Book Review: The Farm by Joanne Ramos

May 6, 2020 at 5:22 pm

 

            The Farm by Joanne Ramos is an engaging, suspenseful, and thought-provoking new read. The novel is set-in present-day New York, and centers around a group of diverse and fascinating characters. Jane, a Filipina immigrant living in Queens, is a health aide at a senior center. She lives in a dormitory with her baby daughter Amalia and twelve other Filipina women. Her older cousin Evelyn, whom she calls Ate (big sister in Tagalog,) is a great source of help and support for her. Evelyn is a well sought out baby nurse to the wealthy elite of New York City. When she falls ill, she asks Jane to replace her as a baby nurse for one of her favorite families, the Carters. The Carters are a rich, white family living in Manhattan. At first Jane enjoys the work, but being away from Amalia proves difficult, and ultimately results in her being fired.

            While we meet Jane and Evelyn, we are also introduced to Mae Yu. Mae is an ambitious and successful businesswoman always on the search for her next big venture. Her most lucrative project so far is Golden Oaks- a luxury retreat for pregnant women. The kicker? These pregnant women are actually surrogating for millionaires and billionaires who cannot (or do not want to) carry their own children. They use Golden Oaks to hire and take care of their surrogates. Mae is constantly on the hunt for the perfect surrogates, whom she refers to as hosts. Her clients are some of the wealthiest and most powerful people on earth, and they’d do anything to ensure a healthy pregnancy and delivery.

            When Jane is fired from the Carters’, Evelyn suggests Golden Oaks. She has already given birth once, so she knows she is capable; she will make enough money surrogating to support Amalia and herself for the rest of their lives, and she desperately needs the work. Jane is hesitant at first- Golden Oaks would take her away from her child for almost a year. However, after much thought and deliberation, she decides to leave her daughter in Evelyn’s care for nine months and begins the application process. There are countless tests, both physical and mental, along with an interview with Mae Yu herself. Ultimately Jane is accepted and moves out to Golden Oaks as a pregnant woman.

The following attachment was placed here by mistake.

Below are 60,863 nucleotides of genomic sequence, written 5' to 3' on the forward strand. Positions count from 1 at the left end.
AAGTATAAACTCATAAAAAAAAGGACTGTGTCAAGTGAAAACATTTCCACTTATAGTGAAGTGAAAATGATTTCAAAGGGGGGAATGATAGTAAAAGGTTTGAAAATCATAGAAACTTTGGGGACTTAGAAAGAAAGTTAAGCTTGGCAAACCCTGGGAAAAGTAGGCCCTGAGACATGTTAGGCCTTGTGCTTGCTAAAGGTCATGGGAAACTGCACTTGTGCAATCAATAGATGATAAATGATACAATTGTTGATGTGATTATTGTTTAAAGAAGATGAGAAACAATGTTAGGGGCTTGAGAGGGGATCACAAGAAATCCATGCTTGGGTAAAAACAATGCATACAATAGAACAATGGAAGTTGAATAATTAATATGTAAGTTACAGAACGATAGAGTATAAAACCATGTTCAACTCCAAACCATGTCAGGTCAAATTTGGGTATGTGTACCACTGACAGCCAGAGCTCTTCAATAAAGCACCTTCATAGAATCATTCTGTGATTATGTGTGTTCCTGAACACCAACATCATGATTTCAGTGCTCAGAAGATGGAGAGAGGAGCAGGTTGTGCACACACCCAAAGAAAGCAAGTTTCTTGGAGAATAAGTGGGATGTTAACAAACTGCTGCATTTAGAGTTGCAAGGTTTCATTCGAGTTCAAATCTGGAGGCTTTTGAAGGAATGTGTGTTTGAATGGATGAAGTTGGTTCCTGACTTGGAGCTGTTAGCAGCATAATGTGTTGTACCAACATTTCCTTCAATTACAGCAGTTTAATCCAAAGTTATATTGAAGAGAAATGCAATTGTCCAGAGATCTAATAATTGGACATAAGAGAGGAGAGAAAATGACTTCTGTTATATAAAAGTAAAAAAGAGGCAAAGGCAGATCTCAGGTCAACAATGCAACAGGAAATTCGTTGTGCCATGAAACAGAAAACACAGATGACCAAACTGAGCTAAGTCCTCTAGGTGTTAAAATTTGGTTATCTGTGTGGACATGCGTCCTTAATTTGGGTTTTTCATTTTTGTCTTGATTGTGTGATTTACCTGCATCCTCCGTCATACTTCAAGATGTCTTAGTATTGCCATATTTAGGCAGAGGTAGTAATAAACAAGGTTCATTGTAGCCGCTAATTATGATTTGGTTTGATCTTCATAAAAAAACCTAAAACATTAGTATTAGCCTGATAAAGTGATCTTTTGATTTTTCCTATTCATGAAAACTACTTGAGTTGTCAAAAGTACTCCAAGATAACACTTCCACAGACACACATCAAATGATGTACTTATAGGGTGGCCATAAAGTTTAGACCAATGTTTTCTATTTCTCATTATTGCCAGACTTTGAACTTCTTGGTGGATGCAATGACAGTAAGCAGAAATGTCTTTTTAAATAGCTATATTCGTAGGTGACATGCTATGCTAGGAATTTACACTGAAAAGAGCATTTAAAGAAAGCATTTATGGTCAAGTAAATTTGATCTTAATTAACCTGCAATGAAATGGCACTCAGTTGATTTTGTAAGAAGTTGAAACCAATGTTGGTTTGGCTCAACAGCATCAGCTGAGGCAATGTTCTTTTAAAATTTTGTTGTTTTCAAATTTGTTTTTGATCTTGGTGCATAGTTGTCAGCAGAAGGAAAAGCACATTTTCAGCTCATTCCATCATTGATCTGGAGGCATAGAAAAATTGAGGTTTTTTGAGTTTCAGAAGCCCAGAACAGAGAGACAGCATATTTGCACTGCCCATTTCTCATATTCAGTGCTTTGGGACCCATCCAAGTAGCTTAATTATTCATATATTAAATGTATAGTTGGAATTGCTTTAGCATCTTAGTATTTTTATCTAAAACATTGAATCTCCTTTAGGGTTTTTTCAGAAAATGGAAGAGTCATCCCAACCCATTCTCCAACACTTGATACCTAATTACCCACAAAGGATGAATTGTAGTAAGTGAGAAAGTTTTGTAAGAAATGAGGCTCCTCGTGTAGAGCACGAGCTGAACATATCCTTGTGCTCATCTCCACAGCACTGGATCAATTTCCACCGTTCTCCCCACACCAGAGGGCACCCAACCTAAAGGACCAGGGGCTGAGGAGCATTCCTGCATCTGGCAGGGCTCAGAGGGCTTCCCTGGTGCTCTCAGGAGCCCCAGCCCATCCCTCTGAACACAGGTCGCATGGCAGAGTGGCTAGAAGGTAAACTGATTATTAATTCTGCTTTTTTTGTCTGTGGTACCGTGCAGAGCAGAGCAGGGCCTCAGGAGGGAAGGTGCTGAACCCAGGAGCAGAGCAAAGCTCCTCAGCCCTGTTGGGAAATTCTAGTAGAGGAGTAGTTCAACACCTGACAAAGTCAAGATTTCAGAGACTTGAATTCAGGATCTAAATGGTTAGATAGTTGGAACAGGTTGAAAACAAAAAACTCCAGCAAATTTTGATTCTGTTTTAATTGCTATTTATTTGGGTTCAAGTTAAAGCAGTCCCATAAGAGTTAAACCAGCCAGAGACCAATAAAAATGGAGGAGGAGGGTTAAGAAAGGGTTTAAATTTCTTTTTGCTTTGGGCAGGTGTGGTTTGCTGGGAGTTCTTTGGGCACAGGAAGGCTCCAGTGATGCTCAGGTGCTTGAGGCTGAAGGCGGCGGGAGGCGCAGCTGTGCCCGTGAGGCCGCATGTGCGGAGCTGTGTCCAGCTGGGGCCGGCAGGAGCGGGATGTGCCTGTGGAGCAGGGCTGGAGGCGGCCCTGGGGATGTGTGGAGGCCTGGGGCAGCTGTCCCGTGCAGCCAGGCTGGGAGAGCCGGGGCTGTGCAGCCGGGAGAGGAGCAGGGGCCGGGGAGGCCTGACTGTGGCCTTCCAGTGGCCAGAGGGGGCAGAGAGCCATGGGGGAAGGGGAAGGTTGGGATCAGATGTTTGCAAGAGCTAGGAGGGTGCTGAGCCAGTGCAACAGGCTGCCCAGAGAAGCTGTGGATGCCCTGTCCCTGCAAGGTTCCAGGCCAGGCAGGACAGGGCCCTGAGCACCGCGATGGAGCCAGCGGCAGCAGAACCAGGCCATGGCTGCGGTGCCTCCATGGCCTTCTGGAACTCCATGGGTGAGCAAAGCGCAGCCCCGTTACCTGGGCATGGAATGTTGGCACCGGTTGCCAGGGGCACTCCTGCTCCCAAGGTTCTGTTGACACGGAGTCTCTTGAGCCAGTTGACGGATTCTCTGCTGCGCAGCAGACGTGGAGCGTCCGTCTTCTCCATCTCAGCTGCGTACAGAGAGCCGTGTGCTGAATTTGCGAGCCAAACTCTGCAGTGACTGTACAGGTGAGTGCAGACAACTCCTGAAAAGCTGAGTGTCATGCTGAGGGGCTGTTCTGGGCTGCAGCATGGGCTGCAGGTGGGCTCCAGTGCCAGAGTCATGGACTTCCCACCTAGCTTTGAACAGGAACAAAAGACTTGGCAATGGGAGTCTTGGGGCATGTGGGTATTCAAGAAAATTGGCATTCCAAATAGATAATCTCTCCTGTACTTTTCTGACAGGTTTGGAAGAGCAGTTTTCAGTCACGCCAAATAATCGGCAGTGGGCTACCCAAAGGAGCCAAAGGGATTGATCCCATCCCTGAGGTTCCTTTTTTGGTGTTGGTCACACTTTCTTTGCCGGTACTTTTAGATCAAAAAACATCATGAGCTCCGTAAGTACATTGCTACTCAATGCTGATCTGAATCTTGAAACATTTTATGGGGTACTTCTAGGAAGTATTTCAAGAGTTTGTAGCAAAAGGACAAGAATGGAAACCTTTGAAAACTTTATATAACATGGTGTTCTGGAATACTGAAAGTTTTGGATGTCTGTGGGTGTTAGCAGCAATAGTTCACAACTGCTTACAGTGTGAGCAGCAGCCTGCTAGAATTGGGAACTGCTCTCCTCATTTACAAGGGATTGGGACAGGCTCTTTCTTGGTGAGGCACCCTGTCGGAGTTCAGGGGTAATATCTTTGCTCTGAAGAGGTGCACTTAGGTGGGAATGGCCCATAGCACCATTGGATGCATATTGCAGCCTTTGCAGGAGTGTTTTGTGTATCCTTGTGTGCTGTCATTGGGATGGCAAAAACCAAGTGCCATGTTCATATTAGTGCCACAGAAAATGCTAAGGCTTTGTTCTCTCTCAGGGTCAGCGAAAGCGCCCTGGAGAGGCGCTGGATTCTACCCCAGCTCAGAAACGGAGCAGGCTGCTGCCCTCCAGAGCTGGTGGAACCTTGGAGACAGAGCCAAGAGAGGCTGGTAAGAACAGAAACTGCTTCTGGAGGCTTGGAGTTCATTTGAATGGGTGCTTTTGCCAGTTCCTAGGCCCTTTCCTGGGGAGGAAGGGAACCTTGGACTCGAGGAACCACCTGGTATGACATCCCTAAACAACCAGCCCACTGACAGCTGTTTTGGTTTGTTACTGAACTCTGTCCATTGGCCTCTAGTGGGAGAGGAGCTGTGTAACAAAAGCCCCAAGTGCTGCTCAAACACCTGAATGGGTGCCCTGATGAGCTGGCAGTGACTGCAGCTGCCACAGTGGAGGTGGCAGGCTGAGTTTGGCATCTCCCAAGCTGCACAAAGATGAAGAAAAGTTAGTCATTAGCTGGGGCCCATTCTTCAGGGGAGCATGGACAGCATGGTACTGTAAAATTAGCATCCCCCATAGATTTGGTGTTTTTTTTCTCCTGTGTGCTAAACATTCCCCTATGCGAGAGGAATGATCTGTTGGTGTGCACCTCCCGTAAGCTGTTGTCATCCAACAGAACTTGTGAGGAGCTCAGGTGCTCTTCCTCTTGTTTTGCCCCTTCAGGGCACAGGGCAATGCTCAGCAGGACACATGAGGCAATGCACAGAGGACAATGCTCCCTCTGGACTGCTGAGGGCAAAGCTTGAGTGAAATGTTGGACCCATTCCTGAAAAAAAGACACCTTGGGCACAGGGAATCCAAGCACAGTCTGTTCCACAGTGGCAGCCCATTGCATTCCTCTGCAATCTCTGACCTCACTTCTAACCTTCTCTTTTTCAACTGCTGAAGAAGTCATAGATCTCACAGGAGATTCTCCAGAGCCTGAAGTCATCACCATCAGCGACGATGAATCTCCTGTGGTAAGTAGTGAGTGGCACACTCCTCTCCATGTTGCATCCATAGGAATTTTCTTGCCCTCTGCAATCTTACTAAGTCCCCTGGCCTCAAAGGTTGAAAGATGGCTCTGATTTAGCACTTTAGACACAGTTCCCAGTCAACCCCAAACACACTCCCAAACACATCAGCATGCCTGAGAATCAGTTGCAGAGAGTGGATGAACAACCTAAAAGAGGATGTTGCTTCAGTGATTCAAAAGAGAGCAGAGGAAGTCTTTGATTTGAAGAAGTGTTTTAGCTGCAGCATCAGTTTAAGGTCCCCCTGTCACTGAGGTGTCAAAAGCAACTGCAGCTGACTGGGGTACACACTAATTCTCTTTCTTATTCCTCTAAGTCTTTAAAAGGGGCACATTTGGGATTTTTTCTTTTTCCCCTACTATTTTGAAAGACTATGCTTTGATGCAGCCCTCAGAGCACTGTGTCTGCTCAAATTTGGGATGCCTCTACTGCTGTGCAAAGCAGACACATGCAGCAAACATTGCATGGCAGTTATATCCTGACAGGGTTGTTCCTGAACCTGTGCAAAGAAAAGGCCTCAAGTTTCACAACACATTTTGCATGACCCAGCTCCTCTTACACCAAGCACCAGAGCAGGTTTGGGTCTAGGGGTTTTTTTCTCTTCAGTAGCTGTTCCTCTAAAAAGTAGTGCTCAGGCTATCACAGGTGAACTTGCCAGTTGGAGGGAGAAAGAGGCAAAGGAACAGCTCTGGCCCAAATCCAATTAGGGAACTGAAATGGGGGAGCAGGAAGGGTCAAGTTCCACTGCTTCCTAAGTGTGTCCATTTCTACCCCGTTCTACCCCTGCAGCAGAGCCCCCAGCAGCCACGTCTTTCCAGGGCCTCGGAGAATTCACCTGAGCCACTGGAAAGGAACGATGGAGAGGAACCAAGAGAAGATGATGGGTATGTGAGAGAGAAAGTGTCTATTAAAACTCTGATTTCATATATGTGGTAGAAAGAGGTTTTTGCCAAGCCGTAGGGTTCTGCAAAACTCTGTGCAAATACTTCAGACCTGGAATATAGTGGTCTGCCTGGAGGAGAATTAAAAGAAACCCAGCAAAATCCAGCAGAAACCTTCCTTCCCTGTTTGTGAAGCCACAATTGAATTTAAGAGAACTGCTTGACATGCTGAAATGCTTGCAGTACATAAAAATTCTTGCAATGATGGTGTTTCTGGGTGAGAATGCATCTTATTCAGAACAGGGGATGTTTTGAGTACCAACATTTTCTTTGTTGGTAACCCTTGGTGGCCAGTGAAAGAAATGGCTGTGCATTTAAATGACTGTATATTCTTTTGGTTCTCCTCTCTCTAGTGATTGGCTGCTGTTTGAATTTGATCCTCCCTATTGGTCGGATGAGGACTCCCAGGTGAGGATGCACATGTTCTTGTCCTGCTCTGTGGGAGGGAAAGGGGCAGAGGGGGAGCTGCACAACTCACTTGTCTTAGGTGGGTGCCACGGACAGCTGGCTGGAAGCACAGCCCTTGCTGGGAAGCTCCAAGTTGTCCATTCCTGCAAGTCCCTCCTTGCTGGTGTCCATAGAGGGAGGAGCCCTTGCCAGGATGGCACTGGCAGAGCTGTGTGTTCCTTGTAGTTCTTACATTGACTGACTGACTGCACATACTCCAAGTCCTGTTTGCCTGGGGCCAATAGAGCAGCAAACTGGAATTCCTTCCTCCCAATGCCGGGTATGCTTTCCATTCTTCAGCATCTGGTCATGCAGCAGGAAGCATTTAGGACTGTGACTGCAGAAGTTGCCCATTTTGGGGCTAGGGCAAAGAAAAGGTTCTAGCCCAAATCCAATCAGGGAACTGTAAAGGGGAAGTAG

Around the time that Jane begins her experience with Golden Oaks, we meet Reagan, who does so as well. Reagan is a white woman living in Brooklyn who is trying to make ends meet without taking money from her father or giving up on her artistic goals. She is a photographer who has spent years ignoring her father’s advice to go to business school or do something “more practical.” She believes that her carrying a baby for another family is a truly selfless act, and while she does need the money, she tells herself she is only doing it to help someone in need.

            Jane and Reagan are assigned as each other’s roommates. Reagan is eager to make friends with Jane but finds it difficult. Jane is reserved, quiet, and nervous. She finds it hard to even connect with or befriend the other Filipina women at Golden Oaks. She is described as “stand-offish” because she is too nervous to try to make friends. It isn’t until Lisa, Reagan’s friend and a third time host at Golden Oaks, gets Jane to open up that she finally sees Reagan as a friend.

little gods

April 19, 2020 at 1:57 am

LITTLE GODS by Meng Jin is the story of one Chinese woman, told through the lens of the people who knew her best. Su Lan is a physics genius, a cinderella story who grew up in a poverty stricken village in China and became a scientist as an adult. She is perplex, an enigma to even those who know her for years. The book is told from three points of view: her neighbor’s, her daughter’s, and her husband’s. All three of them have questions about Su Lan, and each other. Her life has many secrets, and her loved ones spend years trying to uncover them. Su Lan moves to America with her daughter, who returns to China once Su Lan has passed away to learn more about her life. The lies and secrets she learns during this trip change everything.

This book was really moving. Every character was so well thought out and written, especially Su Lan. It was inspiring how she made a new life for herself after growing up in poverty. It was also a bit frustrating to watch all the people around her struggle with her secrets. I highly recommend it though, as it was really well written and also very informative on the modern history of China.
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